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While it’s certainly not necessary to become a theologian to examine art with theological import, simple observations add depth to the process. One example is the motif of skulls. They cover the invisible — they house our psychic mysterium — and yet they also offer apertures through which we, literally, see the world. They house both memory and vision. Additionally, the ground where Christ was crucified was named “Golgotha,” the place of the skull. In mythological terms, this  can be construed as the new cosmic mountain or axis mundi around which everything that exists was [re]arranged.

Skulls certainly figure prominently throughout the canon of Western painting. One example among thousands is Caravaggio’s “Saint Jerome in Meditation,” ca. 1605. The Italian Baroque master painted a number of portraits of the Church Father, a contemplative hermit responsible for creating the Latin Vulgate. Caravaggio’s choice to depict the figure in chiaroscuro suggests that it is darkness that invites mystery and cultivates a meditative state. Thorough illumination is resisted because a rich “center” is constituted by something indefinite and without clear delineation. Moreover, the skull in Caravaggio’s painting reminds us that Golgotha and its concomitant stony ground is the place where things such as despair, anguish and cruelty are transmuted into a place of fecundity.

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Caravaggio’s work is brought into greater clarity when juxtaposed with work by the contemporary artist, Sarah Lucas. “Self Portrait with Skull” was produced in 1997 and shows us a woman framed by a doorway and addressing the camera. Between her blue and orange sneakers is a skull placed such that it lines up with her own head. Unlike the image of St. Jerome, she’s seated in a brightly lit room that offers an antithesis of the cave of the desert father. Her legs are spread wide and what seems to bloom between her thighs is death.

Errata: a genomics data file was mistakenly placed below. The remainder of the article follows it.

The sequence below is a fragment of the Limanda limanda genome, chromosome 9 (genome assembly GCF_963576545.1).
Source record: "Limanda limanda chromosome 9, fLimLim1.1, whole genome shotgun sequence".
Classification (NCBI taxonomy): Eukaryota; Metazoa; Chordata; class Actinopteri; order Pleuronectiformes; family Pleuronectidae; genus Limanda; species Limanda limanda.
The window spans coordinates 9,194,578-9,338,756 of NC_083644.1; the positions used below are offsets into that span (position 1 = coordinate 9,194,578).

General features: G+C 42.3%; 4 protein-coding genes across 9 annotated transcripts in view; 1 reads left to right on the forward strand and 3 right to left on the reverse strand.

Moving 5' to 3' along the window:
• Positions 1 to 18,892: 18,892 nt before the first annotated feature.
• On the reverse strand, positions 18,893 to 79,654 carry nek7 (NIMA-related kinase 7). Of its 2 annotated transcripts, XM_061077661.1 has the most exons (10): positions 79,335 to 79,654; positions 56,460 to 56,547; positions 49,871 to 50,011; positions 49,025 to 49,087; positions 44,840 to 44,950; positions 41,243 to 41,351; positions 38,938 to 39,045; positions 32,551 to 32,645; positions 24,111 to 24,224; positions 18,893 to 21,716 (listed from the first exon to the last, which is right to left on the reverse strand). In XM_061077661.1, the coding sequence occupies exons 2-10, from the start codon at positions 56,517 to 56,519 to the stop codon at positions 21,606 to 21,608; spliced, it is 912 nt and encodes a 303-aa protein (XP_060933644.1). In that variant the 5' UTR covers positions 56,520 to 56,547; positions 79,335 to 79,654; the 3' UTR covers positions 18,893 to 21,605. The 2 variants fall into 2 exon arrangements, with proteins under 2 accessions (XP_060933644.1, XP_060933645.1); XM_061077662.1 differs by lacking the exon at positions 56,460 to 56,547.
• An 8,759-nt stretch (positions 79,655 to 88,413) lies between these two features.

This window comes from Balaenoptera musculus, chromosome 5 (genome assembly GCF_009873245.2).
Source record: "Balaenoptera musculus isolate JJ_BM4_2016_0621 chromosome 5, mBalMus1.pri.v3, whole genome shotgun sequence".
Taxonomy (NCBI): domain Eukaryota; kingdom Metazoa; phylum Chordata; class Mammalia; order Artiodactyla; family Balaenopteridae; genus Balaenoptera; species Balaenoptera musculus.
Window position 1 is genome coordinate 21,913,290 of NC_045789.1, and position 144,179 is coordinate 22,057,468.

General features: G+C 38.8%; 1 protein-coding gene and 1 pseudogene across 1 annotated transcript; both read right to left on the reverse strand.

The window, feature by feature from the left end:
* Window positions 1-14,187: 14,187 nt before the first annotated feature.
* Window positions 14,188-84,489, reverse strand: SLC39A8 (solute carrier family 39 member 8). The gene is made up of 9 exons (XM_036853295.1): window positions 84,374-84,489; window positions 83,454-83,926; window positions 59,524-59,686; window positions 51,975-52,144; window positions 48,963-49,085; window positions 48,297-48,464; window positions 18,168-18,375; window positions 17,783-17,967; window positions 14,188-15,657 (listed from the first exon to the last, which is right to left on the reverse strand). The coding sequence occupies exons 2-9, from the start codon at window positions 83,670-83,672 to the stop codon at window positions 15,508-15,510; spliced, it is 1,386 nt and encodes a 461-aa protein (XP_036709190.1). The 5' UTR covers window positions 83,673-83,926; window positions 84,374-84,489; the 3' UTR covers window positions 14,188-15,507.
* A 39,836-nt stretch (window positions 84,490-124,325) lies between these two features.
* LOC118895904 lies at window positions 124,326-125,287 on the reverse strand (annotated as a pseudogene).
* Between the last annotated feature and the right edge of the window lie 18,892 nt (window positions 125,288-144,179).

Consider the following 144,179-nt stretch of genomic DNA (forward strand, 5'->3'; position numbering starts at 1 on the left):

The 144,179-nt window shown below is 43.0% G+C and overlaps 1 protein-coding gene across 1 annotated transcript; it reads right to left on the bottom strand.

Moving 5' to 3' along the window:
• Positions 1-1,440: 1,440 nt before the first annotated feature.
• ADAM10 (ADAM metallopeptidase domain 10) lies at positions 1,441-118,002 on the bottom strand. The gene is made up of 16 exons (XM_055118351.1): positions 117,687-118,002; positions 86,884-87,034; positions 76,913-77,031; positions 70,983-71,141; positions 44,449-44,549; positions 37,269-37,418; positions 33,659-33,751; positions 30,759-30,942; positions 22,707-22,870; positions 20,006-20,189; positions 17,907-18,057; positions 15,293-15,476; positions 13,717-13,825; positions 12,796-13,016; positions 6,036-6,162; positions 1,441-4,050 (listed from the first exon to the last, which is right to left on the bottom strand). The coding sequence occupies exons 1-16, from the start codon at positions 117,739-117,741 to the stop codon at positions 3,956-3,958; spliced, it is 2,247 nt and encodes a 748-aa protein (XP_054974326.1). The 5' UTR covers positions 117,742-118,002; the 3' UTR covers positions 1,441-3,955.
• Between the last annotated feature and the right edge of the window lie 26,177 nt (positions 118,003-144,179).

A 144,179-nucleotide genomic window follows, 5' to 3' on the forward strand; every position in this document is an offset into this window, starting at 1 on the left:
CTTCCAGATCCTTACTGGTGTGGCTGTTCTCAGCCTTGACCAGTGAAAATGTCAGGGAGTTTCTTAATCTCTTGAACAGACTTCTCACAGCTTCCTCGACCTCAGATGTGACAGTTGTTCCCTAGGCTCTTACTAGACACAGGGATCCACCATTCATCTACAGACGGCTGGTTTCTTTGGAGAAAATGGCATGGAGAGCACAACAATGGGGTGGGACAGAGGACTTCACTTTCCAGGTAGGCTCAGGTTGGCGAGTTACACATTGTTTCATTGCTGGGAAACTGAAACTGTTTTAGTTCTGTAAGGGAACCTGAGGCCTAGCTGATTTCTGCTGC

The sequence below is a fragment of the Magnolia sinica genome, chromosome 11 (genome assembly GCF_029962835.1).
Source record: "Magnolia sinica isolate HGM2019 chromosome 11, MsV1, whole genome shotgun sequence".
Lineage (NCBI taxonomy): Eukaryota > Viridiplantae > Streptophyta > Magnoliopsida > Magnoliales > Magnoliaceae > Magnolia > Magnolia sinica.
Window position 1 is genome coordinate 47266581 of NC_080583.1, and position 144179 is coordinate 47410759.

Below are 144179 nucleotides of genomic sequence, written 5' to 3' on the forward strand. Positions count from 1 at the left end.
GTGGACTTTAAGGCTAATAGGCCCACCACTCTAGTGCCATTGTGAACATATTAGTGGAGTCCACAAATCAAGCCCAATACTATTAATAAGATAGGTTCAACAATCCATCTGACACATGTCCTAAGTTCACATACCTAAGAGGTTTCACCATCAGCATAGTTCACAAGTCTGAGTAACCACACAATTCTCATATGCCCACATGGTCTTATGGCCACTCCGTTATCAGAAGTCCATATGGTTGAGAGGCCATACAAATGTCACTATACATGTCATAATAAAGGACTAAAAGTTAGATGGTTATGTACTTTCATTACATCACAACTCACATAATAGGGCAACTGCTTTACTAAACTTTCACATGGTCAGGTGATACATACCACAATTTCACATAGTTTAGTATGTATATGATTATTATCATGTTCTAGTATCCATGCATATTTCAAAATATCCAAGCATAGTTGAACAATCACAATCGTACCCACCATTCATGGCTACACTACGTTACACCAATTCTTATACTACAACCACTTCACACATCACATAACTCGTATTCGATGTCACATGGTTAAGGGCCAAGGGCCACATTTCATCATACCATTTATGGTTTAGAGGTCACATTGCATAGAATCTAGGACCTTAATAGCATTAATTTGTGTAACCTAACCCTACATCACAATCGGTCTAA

Or is it? Perhaps it’s the same sacred ground to which we’ve been alluding. It’s merely given a new context. This new world has no dim corners. It’s “enlightened.” Thus, there can be no “spooks” or gods in the room. Everything “is what it is” to use the current vernacular. The “there there” is everywhere. It’s without a tear, a rip in the fabric of the known. And, if it seems a bit leaden, maybe it’s supposed to be exactly that. It’s a new incarnation for the people willing to gaze into — and out of — gaping cranial orbits that are unblinking.

In any case, it’s certainly an interesting counterpoint to Caravaggio’s painting — and because we learn by analogy, it’s invaluable. The task of “seeing” can be woefully discomfiting. But so is the process of “dreaming forward,” of allowing myth to evolve. In fact, the work of the contemporary British artists, particularly the YBAs, remind us that the lacunae in our psyches, the places of discomfort, exhibit an accrued richness. They demand that we maintain a sense of narrative and ambiguity that we might, out of sheer intellectual lassitude, reject. Such a willingness to transcend the constricted sphere of the literal is a jarring task. But all the better. It means that what we deem “normative” is being forced to assume new shapes. And, in the process, our “pathologies” (our tendency toward fundamentalism) are delicately dismantled.

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“Nunquam enim satiatur oculus visu.” — Cusanus

“The eye, as a sense organ, is neither satiated nor limited by anything visible; for the eye can
never have too much of seeing; likewise, intellectual vision is never satisfied with a view of
the truth…. The striving for the infinite, the inability to stop at anything given or attained is
neither a fault nor a shortcoming of the mind; rather it is the seal of its divine origin and of
its indestructibility.”